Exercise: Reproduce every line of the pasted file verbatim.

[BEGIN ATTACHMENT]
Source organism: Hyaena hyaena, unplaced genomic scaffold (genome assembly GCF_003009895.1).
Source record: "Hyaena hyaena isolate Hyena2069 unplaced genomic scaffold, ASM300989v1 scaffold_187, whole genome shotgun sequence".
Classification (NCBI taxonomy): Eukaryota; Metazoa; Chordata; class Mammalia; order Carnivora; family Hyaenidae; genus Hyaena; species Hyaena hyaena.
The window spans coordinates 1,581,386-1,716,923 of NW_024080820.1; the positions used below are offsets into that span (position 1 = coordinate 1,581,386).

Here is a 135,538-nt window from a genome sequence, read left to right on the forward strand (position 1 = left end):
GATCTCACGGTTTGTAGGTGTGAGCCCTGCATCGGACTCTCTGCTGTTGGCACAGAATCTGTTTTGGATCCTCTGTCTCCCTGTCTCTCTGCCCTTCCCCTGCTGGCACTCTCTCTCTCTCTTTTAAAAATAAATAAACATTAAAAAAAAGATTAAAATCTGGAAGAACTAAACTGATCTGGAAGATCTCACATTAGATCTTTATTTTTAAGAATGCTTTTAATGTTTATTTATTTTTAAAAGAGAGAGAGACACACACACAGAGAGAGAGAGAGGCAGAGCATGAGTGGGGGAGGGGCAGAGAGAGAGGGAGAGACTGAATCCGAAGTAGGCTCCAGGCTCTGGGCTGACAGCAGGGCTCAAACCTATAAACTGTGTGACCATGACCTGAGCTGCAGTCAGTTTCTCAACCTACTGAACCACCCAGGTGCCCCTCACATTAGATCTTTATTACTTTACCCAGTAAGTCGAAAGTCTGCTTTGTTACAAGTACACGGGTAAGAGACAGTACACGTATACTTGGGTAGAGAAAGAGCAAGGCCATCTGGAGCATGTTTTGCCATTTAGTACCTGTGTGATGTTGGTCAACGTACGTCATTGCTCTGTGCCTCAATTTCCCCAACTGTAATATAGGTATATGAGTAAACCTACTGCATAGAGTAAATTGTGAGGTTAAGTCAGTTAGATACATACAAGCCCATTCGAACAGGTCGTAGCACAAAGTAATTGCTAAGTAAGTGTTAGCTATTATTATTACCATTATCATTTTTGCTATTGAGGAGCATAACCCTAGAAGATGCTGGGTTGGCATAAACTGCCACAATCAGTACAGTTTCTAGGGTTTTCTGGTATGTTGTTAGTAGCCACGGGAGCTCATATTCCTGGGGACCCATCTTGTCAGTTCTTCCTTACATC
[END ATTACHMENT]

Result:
Source organism: Hyaena hyaena, unplaced genomic scaffold (genome assembly GCF_003009895.1).
Source record: "Hyaena hyaena isolate Hyena2069 unplaced genomic scaffold, ASM300989v1 scaffold_187, whole genome shotgun sequence".
Classification (NCBI taxonomy): Eukaryota; Metazoa; Chordata; class Mammalia; order Carnivora; family Hyaenidae; genus Hyaena; species Hyaena hyaena.
The window spans coordinates 1,581,386-1,716,923 of NW_024080820.1; the positions used below are offsets into that span (position 1 = coordinate 1,581,386).

Here is a 135,538-nt window from a genome sequence, read left to right on the forward strand (position 1 = left end):
GATCTCACGGTTTGTAGGTGTGAGCCCTGCATCGGACTCTCTGCTGTTGGCACAGAATCTGTTTTGGATCCTCTGTCTCCCTGTCTCTCTGCCCTTCCCCTGCTGGCACTCTCTCTCTCTCTTTTAAAAATAAATAAACATTAAAAAAAAGATTAAAATCTGGAAGAACTAAACTGATCTGGAAGATCTCACATTAGATCTTTATTTTTAAGAATGCTTTTAATGTTTATTTATTTTTAAAAGAGAGAGAGACACACACACAGAGAGAGAGAGAGGCAGAGCATGAGTGGGGGAGGGGCAGAGAGAGAGGGAGAGACTGAATCCGAAGTAGGCTCCAGGCTCTGGGCTGACAGCAGGGCTCAAACCTATAAACTGTGTGACCATGACCTGAGCTGCAGTCAGTTTCTCAACCTACTGAACCACCCAGGTGCCCCTCACATTAGATCTTTATTACTTTACCCAGTAAGTCGAAAGTCTGCTTTGTTACAAGTACACGGGTAAGAGACAGTACACGTATACTTGGGTAGAGAAAGAGCAAGGCCATCTGGAGCATGTTTTGCCATTTAGTACCTGTGTGATGTTGGTCAACGTACGTCATTGCTCTGTGCCTCAATTTCCCCAACTGTAATATAGGTATATGAGTAAACCTACTGCATAGAGTAAATTGTGAGGTTAAGTCAGTTAGATACATACAAGCCCATTCGAACAGGTCGTAGCACAAAGTAATTGCTAAGTAAGTGTTAGCTATTATTATTACCATTATCATTTTTGCTATTGAGGAGCATAACCCTAGAAGATGCTGGGTTGGCATAAACTGCCACAATCAGTACAGTTTCTAGGGTTTTCTGGTATGTTGTTAGTAGCCACGGGAGCTCATATTCCTGGGGACCCATCTTGTCAGTTCTTCCTTACATC